After the BP/ Deepwater Horizon oil spill, the entire industry is facing new challenges, one of the greatest being public sentiment. Is deep water drilling too dangerous? Is it essential? Has the industry gone beyond its technical capabilities? These are the questions John Hollowell ’79, executive vice president of Shell Upstream Americas, hears daily.

He addressed those common concerns when he spoke at Mays recently. Yes, deep water drilling is necessary, and yes, it is safe to continue, Hollowell told students.

John Hollowell'79, executive vice president of Shell Upstream Americas, sat down with a group of Mays Business Honors students to talk about the necessity of continued deep water drilling.
John Hollowell’79, executive vice president of Shell Upstream Americas, sat down with a group of Mays Business Honors students to talk about the necessity of continued deep water drilling. (view more photos)

World energy demand is projected to increase by 50 percent over the next 20 years and could double by 2050. Currently, one in four cars in the U.S. is fueled by Gulf of Mexico deep water oil—oil harvested from depths of more than 1,500 feet. A robust review of offshore regulatory requirements and their enforcement processes is critical, but new regulations should not create a more difficult exploration and production environment. The result would continue to be an increased demand for energy resources from other nations, resulting in higher costs for energy in the U.S. For that reason, offshore deep-water exploration and production is essential to the U.S. economy, said Hollowell.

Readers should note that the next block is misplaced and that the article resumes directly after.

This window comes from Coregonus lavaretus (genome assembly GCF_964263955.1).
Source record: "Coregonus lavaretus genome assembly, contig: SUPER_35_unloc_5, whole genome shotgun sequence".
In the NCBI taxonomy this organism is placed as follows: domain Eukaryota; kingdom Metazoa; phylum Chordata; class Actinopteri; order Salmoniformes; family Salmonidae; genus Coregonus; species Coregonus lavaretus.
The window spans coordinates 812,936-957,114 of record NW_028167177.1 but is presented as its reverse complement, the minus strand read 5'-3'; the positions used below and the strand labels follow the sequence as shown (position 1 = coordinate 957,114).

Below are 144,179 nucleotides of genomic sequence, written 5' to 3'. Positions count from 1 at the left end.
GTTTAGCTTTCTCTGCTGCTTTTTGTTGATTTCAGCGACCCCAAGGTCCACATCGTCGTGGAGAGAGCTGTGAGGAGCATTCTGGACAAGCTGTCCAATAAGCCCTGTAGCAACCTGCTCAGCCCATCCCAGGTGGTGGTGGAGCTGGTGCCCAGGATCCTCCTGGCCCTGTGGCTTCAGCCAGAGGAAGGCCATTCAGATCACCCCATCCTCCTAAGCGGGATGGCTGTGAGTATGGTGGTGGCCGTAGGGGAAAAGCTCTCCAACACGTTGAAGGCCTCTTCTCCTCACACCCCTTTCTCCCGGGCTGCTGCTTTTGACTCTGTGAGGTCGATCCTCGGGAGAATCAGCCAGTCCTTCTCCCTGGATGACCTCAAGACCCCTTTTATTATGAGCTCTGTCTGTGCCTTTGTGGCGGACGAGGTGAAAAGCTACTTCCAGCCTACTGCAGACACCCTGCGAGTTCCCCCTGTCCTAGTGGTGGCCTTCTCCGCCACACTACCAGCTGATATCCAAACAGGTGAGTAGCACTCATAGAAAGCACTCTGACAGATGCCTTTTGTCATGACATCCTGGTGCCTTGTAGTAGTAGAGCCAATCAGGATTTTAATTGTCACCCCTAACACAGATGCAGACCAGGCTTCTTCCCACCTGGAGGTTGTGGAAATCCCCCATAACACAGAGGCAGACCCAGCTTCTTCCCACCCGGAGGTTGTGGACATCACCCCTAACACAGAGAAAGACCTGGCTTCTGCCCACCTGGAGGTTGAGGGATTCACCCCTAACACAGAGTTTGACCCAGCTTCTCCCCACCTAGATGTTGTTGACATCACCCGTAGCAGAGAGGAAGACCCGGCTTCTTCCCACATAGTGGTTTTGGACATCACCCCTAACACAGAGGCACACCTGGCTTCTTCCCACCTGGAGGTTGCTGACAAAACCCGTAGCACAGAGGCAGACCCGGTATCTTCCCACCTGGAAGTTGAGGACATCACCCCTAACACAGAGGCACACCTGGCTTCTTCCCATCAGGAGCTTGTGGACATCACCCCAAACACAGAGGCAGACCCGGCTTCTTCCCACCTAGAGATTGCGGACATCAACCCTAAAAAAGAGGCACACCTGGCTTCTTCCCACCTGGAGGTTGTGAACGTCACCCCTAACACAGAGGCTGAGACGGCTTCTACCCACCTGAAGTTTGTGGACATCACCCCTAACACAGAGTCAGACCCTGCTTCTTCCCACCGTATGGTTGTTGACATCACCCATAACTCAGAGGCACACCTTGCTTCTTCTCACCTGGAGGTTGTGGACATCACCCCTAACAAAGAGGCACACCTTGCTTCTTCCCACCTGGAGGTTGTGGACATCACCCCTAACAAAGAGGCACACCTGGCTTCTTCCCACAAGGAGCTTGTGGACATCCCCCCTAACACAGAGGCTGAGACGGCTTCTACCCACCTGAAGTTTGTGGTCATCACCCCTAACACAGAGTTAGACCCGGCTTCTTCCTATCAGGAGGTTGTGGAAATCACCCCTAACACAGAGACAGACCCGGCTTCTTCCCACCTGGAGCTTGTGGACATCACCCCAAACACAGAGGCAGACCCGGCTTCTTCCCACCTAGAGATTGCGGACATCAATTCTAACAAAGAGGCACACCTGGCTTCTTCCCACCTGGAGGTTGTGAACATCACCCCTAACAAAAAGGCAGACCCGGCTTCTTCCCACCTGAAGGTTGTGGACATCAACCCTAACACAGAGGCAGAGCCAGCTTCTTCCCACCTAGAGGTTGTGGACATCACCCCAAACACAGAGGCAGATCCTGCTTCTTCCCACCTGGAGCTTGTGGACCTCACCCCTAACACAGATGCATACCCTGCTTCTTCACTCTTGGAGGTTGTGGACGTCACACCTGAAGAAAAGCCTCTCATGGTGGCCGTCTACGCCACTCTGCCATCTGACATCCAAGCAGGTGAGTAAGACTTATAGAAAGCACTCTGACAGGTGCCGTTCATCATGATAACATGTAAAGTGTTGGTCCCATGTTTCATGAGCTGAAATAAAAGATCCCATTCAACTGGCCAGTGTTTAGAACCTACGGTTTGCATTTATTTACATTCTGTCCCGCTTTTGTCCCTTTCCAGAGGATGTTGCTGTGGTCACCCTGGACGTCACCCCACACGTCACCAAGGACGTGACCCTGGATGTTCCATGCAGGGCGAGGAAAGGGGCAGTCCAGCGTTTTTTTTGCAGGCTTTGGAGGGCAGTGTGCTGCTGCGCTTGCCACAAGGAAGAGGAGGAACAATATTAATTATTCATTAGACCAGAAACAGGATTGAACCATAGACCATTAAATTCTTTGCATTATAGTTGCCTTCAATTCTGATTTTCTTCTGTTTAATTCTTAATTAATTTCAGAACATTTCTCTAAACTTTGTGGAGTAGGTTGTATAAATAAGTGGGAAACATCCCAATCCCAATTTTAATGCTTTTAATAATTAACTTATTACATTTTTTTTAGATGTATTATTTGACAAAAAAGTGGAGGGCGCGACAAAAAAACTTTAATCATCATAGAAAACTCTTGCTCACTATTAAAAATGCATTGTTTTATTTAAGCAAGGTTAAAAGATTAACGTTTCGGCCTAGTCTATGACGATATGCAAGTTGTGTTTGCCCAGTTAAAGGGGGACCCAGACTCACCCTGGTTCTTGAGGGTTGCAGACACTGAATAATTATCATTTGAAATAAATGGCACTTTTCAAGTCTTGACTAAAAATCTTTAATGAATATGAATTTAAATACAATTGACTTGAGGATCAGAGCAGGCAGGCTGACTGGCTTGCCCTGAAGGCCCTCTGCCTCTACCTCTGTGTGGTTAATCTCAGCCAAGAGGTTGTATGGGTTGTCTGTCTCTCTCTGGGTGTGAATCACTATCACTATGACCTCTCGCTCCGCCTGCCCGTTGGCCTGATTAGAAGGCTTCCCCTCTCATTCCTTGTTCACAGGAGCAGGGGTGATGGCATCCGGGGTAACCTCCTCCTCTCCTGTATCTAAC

“The BP spill was a highly unlikely event, not the sort of occurrence that is likely to occur ever again,” says Hollowell. “A number of barriers failed during the Deepwater Horizon incident.”

The event was an outlier he stressed, not in any way the norm.

However, if another deep-water incident were to occur, industry would be more prepared to respond quickly and effectively than before. ExxonMobil, Chevron, ConocoPhillips and Shell are teaming forces to create a subsea well containment system that would be quickly available in the unlikely event of another deep water well blowout.

Our goal is to never have a use for this equipment, says Hollowell. However, it will serve an important function: reassuring the public that it is safe to continue deep water drilling.

Shell continues to invest heavily in R&D so that their practices are efficient, cost effective, safe, and sustainable. Not only is it best for the environment and citizens of the Gulf Coast, it is also best for their shareholders.

Hollowell has been with Shell his entire career. He joined the company shortly after graduating from A&M with a degree in chemical engineering in 1979. He has worked in many different areas of production in a variety of locations. In his current position in New Orleans, he has responsibility for Shell’s ventures in the Gulf of Mexico, Brazil and governance of additional South American joint ventures. He serves on the industry board of the Texas A&M Petroleum Engineering department and oversees recruitment of Aggies for Shell.